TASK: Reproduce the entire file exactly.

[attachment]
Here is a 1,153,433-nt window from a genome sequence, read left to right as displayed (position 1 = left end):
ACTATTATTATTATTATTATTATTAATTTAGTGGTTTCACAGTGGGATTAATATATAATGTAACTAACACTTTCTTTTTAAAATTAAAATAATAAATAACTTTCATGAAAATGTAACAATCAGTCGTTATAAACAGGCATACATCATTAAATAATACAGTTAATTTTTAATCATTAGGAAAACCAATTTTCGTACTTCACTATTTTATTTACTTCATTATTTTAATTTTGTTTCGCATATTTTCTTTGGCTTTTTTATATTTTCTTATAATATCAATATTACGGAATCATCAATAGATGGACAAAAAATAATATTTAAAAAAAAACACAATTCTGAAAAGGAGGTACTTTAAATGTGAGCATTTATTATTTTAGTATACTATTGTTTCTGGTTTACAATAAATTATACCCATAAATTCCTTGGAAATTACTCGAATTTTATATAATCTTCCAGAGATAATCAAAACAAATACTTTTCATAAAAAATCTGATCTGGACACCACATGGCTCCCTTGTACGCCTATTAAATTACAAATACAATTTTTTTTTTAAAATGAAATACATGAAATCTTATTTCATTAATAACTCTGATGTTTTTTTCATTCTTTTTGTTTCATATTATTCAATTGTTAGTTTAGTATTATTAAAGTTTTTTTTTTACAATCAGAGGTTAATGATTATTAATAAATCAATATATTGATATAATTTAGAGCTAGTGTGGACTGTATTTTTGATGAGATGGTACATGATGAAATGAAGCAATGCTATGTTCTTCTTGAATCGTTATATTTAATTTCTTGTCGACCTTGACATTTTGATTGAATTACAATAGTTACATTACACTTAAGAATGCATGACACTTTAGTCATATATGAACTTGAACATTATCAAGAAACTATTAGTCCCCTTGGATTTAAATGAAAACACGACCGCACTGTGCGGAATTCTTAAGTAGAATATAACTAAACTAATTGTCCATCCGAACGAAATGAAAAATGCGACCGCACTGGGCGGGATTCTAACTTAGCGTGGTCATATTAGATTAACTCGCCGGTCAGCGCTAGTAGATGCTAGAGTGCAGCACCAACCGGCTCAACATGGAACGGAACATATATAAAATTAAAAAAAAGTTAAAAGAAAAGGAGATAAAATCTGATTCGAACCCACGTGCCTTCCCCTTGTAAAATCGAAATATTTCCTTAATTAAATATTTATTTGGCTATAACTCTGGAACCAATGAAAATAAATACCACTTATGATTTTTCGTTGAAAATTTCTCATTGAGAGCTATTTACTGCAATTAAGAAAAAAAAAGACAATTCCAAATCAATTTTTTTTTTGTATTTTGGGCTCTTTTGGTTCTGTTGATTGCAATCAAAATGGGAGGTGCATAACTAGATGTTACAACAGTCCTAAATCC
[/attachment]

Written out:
Here is a 1,153,433-nt window from a genome sequence, read left to right as displayed (position 1 = left end):
ACTATTATTATTATTATTATTATTAATTTAGTGGTTTCACAGTGGGATTAATATATAATGTAACTAACACTTTCTTTTTAAAATTAAAATAATAAATAACTTTCATGAAAATGTAACAATCAGTCGTTATAAACAGGCATACATCATTAAATAATACAGTTAATTTTTAATCATTAGGAAAACCAATTTTCGTACTTCACTATTTTATTTACTTCATTATTTTAATTTTGTTTCGCATATTTTCTTTGGCTTTTTTATATTTTCTTATAATATCAATATTACGGAATCATCAATAGATGGACAAAAAATAATATTTAAAAAAAAACACAATTCTGAAAAGGAGGTACTTTAAATGTGAGCATTTATTATTTTAGTATACTATTGTTTCTGGTTTACAATAAATTATACCCATAAATTCCTTGGAAATTACTCGAATTTTATATAATCTTCCAGAGATAATCAAAACAAATACTTTTCATAAAAAATCTGATCTGGACACCACATGGCTCCCTTGTACGCCTATTAAATTACAAATACAATTTTTTTTTTAAAATGAAATACATGAAATCTTATTTCATTAATAACTCTGATGTTTTTTTCATTCTTTTTGTTTCATATTATTCAATTGTTAGTTTAGTATTATTAAAGTTTTTTTTTTACAATCAGAGGTTAATGATTATTAATAAATCAATATATTGATATAATTTAGAGCTAGTGTGGACTGTATTTTTGATGAGATGGTACATGATGAAATGAAGCAATGCTATGTTCTTCTTGAATCGTTATATTTAATTTCTTGTCGACCTTGACATTTTGATTGAATTACAATAGTTACATTACACTTAAGAATGCATGACACTTTAGTCATATATGAACTTGAACATTATCAAGAAACTATTAGTCCCCTTGGATTTAAATGAAAACACGACCGCACTGTGCGGAATTCTTAAGTAGAATATAACTAAACTAATTGTCCATCCGAACGAAATGAAAAATGCGACCGCACTGGGCGGGATTCTAACTTAGCGTGGTCATATTAGATTAACTCGCCGGTCAGCGCTAGTAGATGCTAGAGTGCAGCACCAACCGGCTCAACATGGAACGGAACATATATAAAATTAAAAAAAAGTTAAAAGAAAAGGAGATAAAATCTGATTCGAACCCACGTGCCTTCCCCTTGTAAAATCGAAATATTTCCTTAATTAAATATTTATTTGGCTATAACTCTGGAACCAATGAAAATAAATACCACTTATGATTTTTCGTTGAAAATTTCTCATTGAGAGCTATTTACTGCAATTAAGAAAAAAAAAGACAATTCCAAATCAATTTTTTTTTTGTATTTTGGGCTCTTTTGGTTCTGTTGATTGCAATCAAAATGGGAGGTGCATAACTAGATGTTACAACAGTCCTAAATCC